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The Incarnation of God

Tim Staples

Audio only:

Catholic Answers’ Director of Apologetics and Evangelization reflects with us on the identity of Jesus as incarnate God. What does this mean and why does it fill us with joy?


Tim: What does Christmas celebrate? Next with Tim Staples.

Cy: Merry Christmas from Catholic Answers and welcome to Catholic Answers focus. I’m Cy Kellett, your host. And a little bit of Christmas cheer there for you as we start. We’re going to talk about Christmas on this Christmas day with probably the most Christmasy person I know, Tim Staples, Director of Apologetics and Evangelization here at Catholic Answers. Hello, Tim.

Tim: I even like that word, Christmas-y. I like that word.

Cy: You are Christmasy too.

Tim: Yes, and it’s great to be with you, my friend, on this glorious feast day.

Cy: So let’s start there, what is all this about? Say we have someone listening who is new to Christmas, what is all this about?

Tim: Yeah, what is it about? I will get this question every so often, what is the focus of Christmas? Is it the nativity? Because we call it the feast of the nativity of our Lord-

Cy: Which means birth, basically.

Tim: Liturgically. Right, which is the birth, the manger scene and such. But it’s also one of two days liturgically that we celebrate the incarnation, along with the feast of the annunciation on March 25th, but those two events are nine months apart. What’s up? Which is it? The answer is it’s both. If you look at the readings, for example, for this day, there’s four readings, you have the vigil, and then you have the midnight mass, and then you have the mass at dawn, and then you have the mass for Christmas day, and you get an amalgam there. The mass probably most people go to is Christmas day, and that focuses on the incarnation. It’s in the beginning was the word, the word was with God, the word was God. John one down to around verse 14 and the word was made flesh, so it’s focusing on the incarnation. But then you have, of course, the Linus versus.

Cy: Yes, right, the Linus verses.

Tim: From Luke chapter two beginning at verse eight that we read as well and so-

Cy: In the annual American liturgy of Charlie Brown’s Christmas, Linus reads that… Or he doesn’t even read them, I don’t think. I think he’s got the memorized.

Tim: He’s got them memorized. And there were abiding in the field shepherds… Beautiful Charlie Brown Christmas. So really the focus is on both on Christmas, both the incarnation and the nativity of our Lord. So that’s the focus, it really is all about Jesus. And in fact, we could say all liturgy has as its focus Jesus Christ in the sense that he is the one mediator between God and men. The God man who was incarnate to save us from sins, die on the cross for us and such. But on Christmas, we really focus in in a special way on the birth of our Lord, the nativity of our Lord, and the incarnation.

Cy: Okay, so in a certain sense, I imagine a person who is not a Christian would understand Christmas as the birth of the founder, and that there’s lots of founders of different things and perfectly reasonable to just celebrate the birth of your founder, but that’s not what Christmas is. It’s not just like, “Oh this is the birth of our founder of our thing.”

Tim: Yeah, there is a little more to it than that when we consider. And that’s what I like to focus on, is the great mystery of the incarnation, which is, as I said, one of the two and really inseparable focuses of this glorious day. And the incarnation, which is a great mystery, and Cy I know we could spend weeks on this and never plumb the depths of course, because it is such a great mystery, but it can be summed up in John 3:16. “For God so loved the world that he gave his only begotten son, that whosoever believeth in him should not perish, but have everlasting life.” God so loved the world that he did something that is incomprehensible to us in the eternal God becoming man. Something to ponder on Christmas day is the thought that Jesus was in the womb of Mary. As a baby who is laying there, he is absolutely helpless and in need, as the man Jesus Christ, in need of his mother just as you and I were in the womb. And in the world standard, he’s doing nothing. He’s just laying out. Now, of course, by faith, we know he’s saving the world even in his very act of being because he possessed [inaudible 00:05:08], and we’ll talk about that later, the [inaudible 00:05:09] to envision from the moment of his conception, he was actually saving the world from the instant of his incarnation. But from the worldly perspective, he’s laying there doing nothing. Isn’t that a message for us? I mean, there’s so many messages of Christmas how that we are human beings, not human doings. And our dignity doesn’t come from what we can do, but it’s from who we are, and Christ is the ultimate example of that. In the womb, we have the God-man.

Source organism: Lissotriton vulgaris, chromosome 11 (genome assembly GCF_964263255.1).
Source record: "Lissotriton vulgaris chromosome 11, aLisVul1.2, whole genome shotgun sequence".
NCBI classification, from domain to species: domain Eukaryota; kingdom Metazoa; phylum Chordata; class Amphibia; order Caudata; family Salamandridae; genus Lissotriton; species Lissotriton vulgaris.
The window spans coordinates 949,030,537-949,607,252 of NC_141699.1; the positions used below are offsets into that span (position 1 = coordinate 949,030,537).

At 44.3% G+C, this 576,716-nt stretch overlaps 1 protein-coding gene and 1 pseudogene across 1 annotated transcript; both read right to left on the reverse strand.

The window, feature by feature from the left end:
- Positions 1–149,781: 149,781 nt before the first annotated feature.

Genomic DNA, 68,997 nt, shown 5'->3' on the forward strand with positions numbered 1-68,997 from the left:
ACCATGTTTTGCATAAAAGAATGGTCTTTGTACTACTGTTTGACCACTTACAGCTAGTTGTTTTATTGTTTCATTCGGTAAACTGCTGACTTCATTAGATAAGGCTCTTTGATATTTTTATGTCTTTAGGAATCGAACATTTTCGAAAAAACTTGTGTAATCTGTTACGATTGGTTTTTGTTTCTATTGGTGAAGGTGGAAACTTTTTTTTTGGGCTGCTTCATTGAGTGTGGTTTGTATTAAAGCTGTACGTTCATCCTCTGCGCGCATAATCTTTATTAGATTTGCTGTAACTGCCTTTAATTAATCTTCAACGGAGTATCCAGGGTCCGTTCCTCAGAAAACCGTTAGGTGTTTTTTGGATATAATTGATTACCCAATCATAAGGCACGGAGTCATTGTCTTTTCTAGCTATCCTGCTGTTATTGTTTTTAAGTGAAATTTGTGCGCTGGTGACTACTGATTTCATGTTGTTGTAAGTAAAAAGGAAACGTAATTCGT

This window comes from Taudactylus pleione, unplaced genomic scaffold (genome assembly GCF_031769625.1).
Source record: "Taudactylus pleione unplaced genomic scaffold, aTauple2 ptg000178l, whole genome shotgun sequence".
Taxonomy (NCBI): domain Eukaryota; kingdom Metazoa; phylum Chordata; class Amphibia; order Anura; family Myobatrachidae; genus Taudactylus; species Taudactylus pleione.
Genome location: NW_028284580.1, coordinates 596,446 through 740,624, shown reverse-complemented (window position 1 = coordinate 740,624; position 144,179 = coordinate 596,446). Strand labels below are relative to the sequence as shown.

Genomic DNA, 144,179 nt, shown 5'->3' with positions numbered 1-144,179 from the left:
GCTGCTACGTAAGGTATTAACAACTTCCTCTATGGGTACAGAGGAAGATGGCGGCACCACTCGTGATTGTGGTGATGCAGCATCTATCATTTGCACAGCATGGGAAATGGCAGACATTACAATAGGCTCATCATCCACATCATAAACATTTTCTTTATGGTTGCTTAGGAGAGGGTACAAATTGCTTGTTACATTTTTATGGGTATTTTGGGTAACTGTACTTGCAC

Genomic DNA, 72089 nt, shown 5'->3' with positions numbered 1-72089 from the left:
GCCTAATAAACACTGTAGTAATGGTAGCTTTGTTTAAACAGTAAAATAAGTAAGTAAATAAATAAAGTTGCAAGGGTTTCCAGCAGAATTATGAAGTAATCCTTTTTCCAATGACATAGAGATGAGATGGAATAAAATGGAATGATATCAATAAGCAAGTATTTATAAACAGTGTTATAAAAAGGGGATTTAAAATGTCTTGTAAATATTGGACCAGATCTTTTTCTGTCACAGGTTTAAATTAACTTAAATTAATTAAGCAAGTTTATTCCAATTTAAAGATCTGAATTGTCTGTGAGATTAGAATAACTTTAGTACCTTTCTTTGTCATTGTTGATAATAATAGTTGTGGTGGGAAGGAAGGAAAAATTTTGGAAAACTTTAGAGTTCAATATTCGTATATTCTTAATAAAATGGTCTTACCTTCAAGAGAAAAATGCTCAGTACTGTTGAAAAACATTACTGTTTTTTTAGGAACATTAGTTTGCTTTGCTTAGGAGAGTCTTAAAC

Cy: I guess the most obvious thing, if you come to faith in Christ and you believe that, what you just said, that God is there in the womb of Mary, why? Why is he there?

Tim: Yes, that is another… Every question we’re going to talk about here, Cy, could be a week long answer.

Cy: Sure. Right.

Tim: But we’ve talked about this before Cy, but why? When you consider the incarnation, first Corinthians chapter one, Saint Paul talks about how the cross is foolishness to the Greeks and a stumbling block to the Jews, and why is that? It’s absolutely foolishness to the Greeks because the incarnation as a concept is nuts to them because God is pure actuality, infinite being, absolute being. He can become anything because he’s God. He’s pure actuality. You’ve heard me say this before, I like when I teach young people this truth about God, God can’t, he can’t do a lot of things. He can’t lie, he can’t steal, he can’t have any defect whatsoever, but he can’t walk from here to there. He can’t walk from here to the end of that table. Why? Because he’s already there. He can’t learn something because he already knows it. And of course that’s true, the divine nature can’t learn anything. There’s no lack. And yet we say he, meaning a divine person, became. And so the Greeks are like, get out of here. That’s like with Saint Paul on Mars Hill when he’s talking to the Stoics, he’s got them and he’s using Arutus and Epimenides there, starting in verse 21, talking about who God is. But once he gets to the incarnation and Jesus Christ, they’re like, we’ll hear about this another day.